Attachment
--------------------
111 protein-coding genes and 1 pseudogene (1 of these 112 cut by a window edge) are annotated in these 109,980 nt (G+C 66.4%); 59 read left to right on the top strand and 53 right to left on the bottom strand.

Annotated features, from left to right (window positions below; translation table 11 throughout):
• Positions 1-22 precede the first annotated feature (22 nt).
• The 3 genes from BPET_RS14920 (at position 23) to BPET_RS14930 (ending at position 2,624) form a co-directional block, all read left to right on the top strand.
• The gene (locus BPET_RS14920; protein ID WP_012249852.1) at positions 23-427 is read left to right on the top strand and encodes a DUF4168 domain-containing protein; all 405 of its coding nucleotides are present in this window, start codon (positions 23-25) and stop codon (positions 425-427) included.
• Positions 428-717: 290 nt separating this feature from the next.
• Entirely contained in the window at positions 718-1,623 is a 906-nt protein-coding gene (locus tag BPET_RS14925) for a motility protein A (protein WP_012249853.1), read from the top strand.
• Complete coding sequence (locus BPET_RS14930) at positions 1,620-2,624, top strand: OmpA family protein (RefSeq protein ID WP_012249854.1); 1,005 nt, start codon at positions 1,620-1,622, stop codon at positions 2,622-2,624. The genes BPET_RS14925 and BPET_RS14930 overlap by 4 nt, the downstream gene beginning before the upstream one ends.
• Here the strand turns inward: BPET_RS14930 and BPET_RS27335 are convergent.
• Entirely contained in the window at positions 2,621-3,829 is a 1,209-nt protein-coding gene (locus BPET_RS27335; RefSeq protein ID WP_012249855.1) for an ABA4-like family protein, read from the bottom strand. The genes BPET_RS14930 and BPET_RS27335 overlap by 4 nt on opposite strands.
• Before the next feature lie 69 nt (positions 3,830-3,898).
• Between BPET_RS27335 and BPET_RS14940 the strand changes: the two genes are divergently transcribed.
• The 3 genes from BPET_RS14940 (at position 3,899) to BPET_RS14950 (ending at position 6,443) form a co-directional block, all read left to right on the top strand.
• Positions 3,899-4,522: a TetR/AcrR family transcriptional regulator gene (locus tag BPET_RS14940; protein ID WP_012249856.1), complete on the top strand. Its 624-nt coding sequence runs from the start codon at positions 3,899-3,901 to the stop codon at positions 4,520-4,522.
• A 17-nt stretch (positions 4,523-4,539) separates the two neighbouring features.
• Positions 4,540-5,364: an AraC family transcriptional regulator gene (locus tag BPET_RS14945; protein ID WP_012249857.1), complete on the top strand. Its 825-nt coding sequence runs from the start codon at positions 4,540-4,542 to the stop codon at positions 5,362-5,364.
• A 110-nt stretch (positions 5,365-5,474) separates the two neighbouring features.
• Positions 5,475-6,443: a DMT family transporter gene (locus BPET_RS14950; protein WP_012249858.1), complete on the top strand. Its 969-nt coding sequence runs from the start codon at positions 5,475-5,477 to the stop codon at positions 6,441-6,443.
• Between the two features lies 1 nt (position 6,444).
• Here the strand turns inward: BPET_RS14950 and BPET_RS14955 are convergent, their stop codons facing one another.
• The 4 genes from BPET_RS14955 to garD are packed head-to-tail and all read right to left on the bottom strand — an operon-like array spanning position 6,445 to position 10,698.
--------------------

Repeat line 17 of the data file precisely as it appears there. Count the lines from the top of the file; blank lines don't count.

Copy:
• A 110-nt stretch (positions 5,365-5,474) separates the two neighbouring features.